By Michael Landes, Staff Writer
Haruki Murakami may be the most widely-known Japanese author in the world today. His novels regularly appear on tables in the NYU Bookstore and on the shelves of students of all stripes and schools, but his new book “Absolutely on Music” departs from his typical fantastical fiction style. Essentially a series of interviews with conductor Seiji Ozawa, the book delights in the recondite knowledge that the two men share about classical music. Though it may not satisfy those hungry for another classic Murakami novel, the book ultimately provides a penetrating look into the work of a conductor for those in love with literature and music.
Very few passages depart from the interviews at hand, and those that do typically cleave to the circumstances surrounding the interviews. Still, a plot is still discernible in the book: that of two men whose relationship deepens as they discuss art. Large sections of the book focus closely on the records that they listen to together, with departures mostly exploring Ozawa’s relationships to the musicians, conductors and music to which they listen.
Despite the interview format, Murakami hews to very few norms in his transcripts. He editorializes in charming notes to the reader, and leaves in bits of dialogue about their other actions (their frequent breaks for tea is one of the best examples). The irony of reading transcripts of interviews about music is constantly present as well, when Ozawa explains musical concepts to Murakami by singing a melody, copied down as “taa-ra-yaa-taa.” These small details allow the reader who is not listening along to remain entertained and even enchanted by the passion with which these two men discuss their love of music.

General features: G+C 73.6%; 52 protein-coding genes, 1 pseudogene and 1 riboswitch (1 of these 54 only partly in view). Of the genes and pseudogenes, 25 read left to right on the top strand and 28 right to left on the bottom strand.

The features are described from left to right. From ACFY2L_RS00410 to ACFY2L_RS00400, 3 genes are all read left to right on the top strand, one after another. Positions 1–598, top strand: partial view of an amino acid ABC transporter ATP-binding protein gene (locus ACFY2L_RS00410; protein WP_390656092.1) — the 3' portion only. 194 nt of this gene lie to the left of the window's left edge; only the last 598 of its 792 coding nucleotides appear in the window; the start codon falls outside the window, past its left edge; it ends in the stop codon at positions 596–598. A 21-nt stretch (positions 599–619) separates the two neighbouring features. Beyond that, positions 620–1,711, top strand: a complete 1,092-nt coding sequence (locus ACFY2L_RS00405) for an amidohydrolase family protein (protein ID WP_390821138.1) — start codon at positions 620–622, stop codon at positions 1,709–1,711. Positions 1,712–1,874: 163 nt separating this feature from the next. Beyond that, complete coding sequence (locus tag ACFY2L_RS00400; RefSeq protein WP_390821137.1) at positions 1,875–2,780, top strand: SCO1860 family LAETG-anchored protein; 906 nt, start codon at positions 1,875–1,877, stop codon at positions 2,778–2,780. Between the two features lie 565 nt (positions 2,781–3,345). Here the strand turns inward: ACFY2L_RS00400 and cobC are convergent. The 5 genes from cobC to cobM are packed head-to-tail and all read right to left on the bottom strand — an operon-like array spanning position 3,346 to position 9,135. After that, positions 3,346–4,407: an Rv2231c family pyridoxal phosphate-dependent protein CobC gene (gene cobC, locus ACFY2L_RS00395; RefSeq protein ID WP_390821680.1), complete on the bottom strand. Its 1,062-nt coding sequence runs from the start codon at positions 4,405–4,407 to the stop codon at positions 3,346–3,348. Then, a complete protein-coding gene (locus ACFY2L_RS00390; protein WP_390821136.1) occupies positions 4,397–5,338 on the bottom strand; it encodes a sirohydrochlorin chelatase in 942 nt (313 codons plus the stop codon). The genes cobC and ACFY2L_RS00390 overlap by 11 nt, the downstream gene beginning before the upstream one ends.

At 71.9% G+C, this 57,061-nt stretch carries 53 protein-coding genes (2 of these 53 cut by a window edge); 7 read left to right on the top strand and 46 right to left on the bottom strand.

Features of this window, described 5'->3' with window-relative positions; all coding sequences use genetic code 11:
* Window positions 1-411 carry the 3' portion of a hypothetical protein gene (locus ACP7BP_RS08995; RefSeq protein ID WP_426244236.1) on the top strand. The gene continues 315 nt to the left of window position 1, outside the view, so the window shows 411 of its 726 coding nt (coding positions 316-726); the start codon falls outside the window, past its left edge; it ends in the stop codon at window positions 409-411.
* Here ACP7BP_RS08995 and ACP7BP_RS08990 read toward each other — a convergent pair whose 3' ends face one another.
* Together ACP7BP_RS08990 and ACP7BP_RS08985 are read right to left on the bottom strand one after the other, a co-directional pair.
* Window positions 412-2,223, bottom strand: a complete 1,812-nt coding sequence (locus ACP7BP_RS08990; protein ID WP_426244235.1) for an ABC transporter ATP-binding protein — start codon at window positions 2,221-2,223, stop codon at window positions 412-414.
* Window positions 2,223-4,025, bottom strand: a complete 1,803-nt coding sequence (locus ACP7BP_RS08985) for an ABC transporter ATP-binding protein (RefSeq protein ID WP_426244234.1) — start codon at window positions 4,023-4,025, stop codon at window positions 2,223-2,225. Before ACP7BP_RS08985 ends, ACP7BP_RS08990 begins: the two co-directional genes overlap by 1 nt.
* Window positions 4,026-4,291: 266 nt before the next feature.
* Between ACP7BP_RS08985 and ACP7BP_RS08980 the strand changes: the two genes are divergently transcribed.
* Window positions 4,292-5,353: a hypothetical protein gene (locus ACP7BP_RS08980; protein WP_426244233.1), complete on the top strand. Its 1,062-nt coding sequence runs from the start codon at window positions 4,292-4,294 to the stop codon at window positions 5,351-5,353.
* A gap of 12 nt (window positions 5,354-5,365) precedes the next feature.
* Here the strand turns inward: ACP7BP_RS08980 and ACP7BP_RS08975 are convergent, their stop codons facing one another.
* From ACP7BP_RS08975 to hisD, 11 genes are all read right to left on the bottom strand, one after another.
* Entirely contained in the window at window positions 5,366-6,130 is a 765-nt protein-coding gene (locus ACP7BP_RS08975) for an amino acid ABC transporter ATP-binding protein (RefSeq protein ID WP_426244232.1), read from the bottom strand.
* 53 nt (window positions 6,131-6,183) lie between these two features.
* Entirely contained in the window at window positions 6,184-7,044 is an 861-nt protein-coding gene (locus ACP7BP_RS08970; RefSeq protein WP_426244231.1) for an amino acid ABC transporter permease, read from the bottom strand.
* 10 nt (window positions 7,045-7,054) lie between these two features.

The two quickly gain familiarity with each other, and as the book progresses, less time is spent on the specifics of Murakami’s record collection and more time is spent discussing Ozawa’s memories with Leonard Bernstein, Herbert von Karajan and Hideo Saito. The themes of the book are not as fully teased-out as they would be in a fiction or nonfiction work, but they are still clear and present, particularly in the motivation for the interview series: Ozawa’s bout with esophageal cancer, which sparked a desire in Murakami and Ozawa’s family members to record some of his knowledge.
Death, though never explicitly discussed in the abstract, is ever-present as both men note many deceased colleagues of Ozawa and as they discuss his own maturation as an artist. Fittingly, the book concludes with an interview that took place on a train as Murakami traveled with Ozawa and his students to a concert they were performing in Paris.
Without any music playing in the background, they discuss education almost exclusively. Ozawa explains that he only threw himself into it when his old mentor, Hideo Saito, passed away; memorialized by the Saito Kinen Orchestra, Murakami suggests that a similar orchestra could be made out of Ozawa’s students. This cycle mirrors the eternal love of music that Murakami admires so much in Ozawa; he imagines a lasting growth of knowledge from a legendary maestro even after he is gone.
The book undoubtedly suits music fans best, a comment Ozawa makes explicitly at one point, but there is a wealth to be gained for non-musicians as well. For Murakami’s die-hard fans, it may not be the novel you were waiting for, but it provides a beautiful insight into music from two brilliant minds.
Email Michael Landes at firstname.lastname@example.org.